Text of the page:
Fire and rescue teams attended around 528,700 incidents during 2015-16, suggesting a need for better fire risk management within both private and commercial properties.
According to the most recent Fire Statistics Monitor, published by the Department for Communities and Local Government, there was a total of 303 fire fatalities in England during 2015-2016, and it was found that the increase in fatalities was mainly due to fatalities from accidental fires. In addition, there were found to be 7,644 non-fatal fire casualties in England in 2015-16, a 1% increase on the previous year.
Government guidelines state that you are responsible for fire safety if you’re an owner, landlord or occupier of a business or other non-domestic premises. As the ‘responsible person’, there are several duties you’re expected to carry out to ensure your premises is secure and employees are kept safe. Such duties, according to the gov.uk website, include:
- Conducting a fire safety risk assessment of the property and reviewing it on a regular basis
- Informing staff about potential fire risks and providing training on fire safety
- Putting adequate fire safety measures in place
- Planning for an emergency
Fire risk assessment
Conducting a thorough fire risk assessment will help limit the chance of a fire occurring within the property. When carrying out the assessment, the government advises on a five-step process:
- Identify fire hazards
Three things are needed to make a fire: fuel, oxygen and ignition. Firstly, you should note all sources which could provide the fuel, oxygen or ignition. These could include waste and overstocked products (fuel), air conditioning units (oxygen), and naked flames and heaters (ignition), etc.
- Identify who is at risk
Next, you should identify who would be most at risk if a fire was to occur. For example, people working in rooms with no fire escapes or people working around fire risks.
- Evaluate, remove, reduce and protect
Identifying potential hazards allows you to determine the level of risk within the premises. The next step is to attempt to remove and reduce potential hazards and take actions to protect employees. For example, replacing flammable items with less flammable ones and enforcing a safe-smoking policy. When you are looking for ways to minimise fire risk, you must also remember:
- It is a necessity to install a fire detection and warning system within commercial property and ensure its range reaches everyone within the building.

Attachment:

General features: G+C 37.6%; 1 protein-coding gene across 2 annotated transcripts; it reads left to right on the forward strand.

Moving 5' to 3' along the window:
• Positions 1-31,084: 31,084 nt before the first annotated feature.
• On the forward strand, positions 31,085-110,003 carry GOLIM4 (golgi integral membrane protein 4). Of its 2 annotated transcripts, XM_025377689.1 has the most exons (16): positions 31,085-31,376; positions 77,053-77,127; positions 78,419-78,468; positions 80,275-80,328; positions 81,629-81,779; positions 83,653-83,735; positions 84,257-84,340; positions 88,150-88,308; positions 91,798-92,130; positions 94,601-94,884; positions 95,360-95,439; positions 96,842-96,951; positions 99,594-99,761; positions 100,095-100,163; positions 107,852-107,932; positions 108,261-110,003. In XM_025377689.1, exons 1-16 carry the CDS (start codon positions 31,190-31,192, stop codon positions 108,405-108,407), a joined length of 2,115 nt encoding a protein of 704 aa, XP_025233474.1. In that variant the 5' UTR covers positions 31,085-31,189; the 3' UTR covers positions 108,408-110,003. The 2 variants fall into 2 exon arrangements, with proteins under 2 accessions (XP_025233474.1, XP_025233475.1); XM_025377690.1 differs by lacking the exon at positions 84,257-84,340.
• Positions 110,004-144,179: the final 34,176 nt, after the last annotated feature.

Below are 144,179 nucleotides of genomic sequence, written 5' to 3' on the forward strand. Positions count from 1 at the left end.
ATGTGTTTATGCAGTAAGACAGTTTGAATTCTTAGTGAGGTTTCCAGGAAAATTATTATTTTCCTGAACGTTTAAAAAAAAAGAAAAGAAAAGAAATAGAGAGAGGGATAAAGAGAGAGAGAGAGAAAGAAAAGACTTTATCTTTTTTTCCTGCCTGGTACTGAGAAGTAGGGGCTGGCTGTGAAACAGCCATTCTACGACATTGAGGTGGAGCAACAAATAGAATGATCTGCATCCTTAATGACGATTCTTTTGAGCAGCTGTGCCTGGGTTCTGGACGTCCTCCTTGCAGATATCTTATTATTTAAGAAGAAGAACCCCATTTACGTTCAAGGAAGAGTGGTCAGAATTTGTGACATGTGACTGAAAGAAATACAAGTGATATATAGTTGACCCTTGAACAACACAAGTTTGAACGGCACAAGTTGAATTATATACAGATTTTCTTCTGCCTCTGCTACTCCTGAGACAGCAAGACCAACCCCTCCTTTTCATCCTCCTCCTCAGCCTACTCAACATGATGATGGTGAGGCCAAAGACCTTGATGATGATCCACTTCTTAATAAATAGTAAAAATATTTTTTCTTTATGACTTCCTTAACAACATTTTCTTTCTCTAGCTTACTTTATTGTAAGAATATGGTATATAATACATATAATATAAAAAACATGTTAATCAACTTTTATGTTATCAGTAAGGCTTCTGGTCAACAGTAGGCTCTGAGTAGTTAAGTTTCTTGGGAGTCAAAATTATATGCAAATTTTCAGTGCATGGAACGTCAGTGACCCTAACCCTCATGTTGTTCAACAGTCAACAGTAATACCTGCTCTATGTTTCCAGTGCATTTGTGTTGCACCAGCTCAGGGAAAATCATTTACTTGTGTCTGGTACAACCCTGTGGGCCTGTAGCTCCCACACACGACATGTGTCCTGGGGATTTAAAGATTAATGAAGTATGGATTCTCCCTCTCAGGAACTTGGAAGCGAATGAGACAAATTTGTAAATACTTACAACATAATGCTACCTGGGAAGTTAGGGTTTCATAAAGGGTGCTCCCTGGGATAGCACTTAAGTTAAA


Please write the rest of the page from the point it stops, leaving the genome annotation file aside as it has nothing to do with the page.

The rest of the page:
- Generally speaking, there should be at least one fire extinguisher per 200m² of floor space and at least one per floor.
- People should be able to use fire safety doors without a key. If the premises is regularly accessed by the public, you could consider fire safety doors with push pads/panic bars. All fire exits should also be clearly highlighted with illuminated signs.
- Depending on the size of premises, you might consider additional safety measures such as emergency lighting.
- It is essential for you to have dedicated safe routes within the premises, allowing employees to easily exit the building in the event of a fire. Ideally, there should be more than one route for each part of the building and travel distance should be as short as possible.
- Record, plan and train
Your assessment needs to be put in writing so it can be reviewed and used to educate staff. Record potential risks identified in steps 1 and 2 and note what preventative measures have been taken to limit the chance of fire. An emergency plan should include a step-by-step guide of what to do in the event of a fire.
As your business evolves, so should your fire safety risk assessment. Likewise, you must remember to train any new staff on the company’s fire safety procedures.
Most fires are caused by accident but are often a result of negligence. Ensuring you conduct a thorough fire safety risk assessment will help to protect your business as well as your employees.
If you would like to discuss any element of your commercial insurance protection or to arrange a Fire Risk Management Audit for your business, contact your dedicated contact or the commercial team on 01653 697055 or by emailing email@example.com.
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